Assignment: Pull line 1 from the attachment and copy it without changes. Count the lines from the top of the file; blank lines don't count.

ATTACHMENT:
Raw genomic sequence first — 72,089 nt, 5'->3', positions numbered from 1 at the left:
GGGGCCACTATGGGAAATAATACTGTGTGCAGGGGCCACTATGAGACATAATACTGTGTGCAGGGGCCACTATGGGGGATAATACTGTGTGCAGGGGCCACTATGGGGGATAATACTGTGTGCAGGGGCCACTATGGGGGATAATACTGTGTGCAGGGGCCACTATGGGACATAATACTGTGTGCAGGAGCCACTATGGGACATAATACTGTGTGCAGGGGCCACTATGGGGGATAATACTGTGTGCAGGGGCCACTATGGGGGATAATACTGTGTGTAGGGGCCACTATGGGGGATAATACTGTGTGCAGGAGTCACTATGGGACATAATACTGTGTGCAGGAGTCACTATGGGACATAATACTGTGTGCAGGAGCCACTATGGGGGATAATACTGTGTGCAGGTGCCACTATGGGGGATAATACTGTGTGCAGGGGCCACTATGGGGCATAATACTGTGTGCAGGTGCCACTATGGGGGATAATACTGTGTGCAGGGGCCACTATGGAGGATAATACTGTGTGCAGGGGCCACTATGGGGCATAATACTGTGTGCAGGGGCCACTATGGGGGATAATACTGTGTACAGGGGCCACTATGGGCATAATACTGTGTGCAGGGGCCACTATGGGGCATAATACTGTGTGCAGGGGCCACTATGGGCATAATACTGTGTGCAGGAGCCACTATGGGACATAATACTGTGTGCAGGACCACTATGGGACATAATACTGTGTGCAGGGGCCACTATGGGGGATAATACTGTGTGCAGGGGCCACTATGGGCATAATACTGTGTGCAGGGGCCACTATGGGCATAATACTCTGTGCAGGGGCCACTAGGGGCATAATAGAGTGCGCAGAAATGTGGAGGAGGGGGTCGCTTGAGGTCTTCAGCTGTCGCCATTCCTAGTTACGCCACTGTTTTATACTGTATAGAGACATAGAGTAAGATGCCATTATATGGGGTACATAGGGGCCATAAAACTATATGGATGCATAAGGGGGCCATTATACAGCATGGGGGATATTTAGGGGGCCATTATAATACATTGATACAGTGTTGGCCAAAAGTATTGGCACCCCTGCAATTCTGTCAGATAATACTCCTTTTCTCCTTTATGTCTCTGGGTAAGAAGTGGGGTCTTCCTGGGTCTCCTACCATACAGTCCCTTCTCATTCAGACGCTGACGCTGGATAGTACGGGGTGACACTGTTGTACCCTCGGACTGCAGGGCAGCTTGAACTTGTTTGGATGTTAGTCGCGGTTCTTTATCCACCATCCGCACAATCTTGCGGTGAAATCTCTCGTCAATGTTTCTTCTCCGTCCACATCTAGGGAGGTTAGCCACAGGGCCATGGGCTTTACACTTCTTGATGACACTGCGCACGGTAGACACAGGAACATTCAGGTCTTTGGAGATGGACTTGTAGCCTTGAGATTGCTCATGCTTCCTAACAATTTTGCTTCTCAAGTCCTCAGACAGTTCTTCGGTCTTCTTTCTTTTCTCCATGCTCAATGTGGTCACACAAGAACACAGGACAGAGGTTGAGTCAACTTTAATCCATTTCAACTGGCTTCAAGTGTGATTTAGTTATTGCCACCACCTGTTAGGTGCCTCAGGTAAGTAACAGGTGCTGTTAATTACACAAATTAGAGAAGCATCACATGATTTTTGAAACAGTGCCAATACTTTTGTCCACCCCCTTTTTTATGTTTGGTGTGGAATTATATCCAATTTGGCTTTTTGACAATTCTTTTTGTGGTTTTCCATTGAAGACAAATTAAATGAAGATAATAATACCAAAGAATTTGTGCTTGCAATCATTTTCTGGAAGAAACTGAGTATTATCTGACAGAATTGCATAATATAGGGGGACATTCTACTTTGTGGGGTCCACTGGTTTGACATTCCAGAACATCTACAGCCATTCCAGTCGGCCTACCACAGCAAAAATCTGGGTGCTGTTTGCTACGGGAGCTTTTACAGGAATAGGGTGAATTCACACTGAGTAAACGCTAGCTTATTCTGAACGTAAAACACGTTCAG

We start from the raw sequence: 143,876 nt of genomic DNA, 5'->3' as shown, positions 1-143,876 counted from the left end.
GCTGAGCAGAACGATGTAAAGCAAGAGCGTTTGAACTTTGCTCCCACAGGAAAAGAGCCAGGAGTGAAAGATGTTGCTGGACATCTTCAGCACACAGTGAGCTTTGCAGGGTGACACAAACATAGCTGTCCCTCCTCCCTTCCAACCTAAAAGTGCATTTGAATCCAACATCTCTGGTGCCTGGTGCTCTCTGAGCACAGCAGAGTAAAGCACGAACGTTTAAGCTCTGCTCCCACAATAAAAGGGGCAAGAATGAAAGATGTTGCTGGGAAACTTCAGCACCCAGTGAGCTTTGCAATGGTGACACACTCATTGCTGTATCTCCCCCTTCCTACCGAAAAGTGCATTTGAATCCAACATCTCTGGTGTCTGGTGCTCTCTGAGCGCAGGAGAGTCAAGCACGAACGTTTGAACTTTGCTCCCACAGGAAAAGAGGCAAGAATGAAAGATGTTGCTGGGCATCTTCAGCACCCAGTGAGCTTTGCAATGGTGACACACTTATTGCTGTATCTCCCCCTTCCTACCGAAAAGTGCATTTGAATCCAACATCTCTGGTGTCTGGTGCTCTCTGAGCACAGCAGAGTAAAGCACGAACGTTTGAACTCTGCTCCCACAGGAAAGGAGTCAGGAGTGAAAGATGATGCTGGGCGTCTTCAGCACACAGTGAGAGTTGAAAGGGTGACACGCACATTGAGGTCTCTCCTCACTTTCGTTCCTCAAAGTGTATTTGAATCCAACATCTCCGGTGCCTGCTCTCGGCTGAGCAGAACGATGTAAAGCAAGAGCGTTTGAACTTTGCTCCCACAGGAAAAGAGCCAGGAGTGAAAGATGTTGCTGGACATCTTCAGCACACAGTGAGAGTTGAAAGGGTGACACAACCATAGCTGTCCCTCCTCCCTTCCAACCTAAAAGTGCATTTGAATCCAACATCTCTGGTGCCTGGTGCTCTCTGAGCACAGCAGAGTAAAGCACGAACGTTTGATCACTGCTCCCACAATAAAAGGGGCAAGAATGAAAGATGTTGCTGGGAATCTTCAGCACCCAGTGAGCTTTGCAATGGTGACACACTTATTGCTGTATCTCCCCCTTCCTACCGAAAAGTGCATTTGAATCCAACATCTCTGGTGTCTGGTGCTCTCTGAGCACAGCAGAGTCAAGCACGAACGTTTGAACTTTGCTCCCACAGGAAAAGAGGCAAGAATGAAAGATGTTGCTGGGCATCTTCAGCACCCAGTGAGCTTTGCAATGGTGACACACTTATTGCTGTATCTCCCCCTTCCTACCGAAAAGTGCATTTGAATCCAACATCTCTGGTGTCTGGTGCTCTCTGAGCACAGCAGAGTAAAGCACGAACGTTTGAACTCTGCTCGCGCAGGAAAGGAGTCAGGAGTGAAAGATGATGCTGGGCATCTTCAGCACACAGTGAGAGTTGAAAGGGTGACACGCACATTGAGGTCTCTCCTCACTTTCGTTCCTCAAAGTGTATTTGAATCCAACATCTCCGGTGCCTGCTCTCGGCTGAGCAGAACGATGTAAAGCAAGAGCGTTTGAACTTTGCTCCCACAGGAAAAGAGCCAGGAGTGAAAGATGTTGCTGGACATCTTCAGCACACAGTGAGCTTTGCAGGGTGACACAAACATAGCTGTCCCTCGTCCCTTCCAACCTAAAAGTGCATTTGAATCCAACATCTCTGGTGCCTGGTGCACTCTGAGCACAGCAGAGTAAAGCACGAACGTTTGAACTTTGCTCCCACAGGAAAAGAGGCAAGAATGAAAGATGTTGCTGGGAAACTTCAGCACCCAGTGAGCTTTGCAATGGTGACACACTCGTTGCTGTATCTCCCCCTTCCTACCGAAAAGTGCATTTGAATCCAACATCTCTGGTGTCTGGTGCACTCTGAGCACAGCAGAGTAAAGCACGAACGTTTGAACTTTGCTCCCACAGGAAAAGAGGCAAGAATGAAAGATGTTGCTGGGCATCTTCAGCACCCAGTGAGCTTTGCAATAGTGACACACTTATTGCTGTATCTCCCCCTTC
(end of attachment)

Raw genomic sequence first — 72,089 nt, 5'->3', positions numbered from 1 at the left: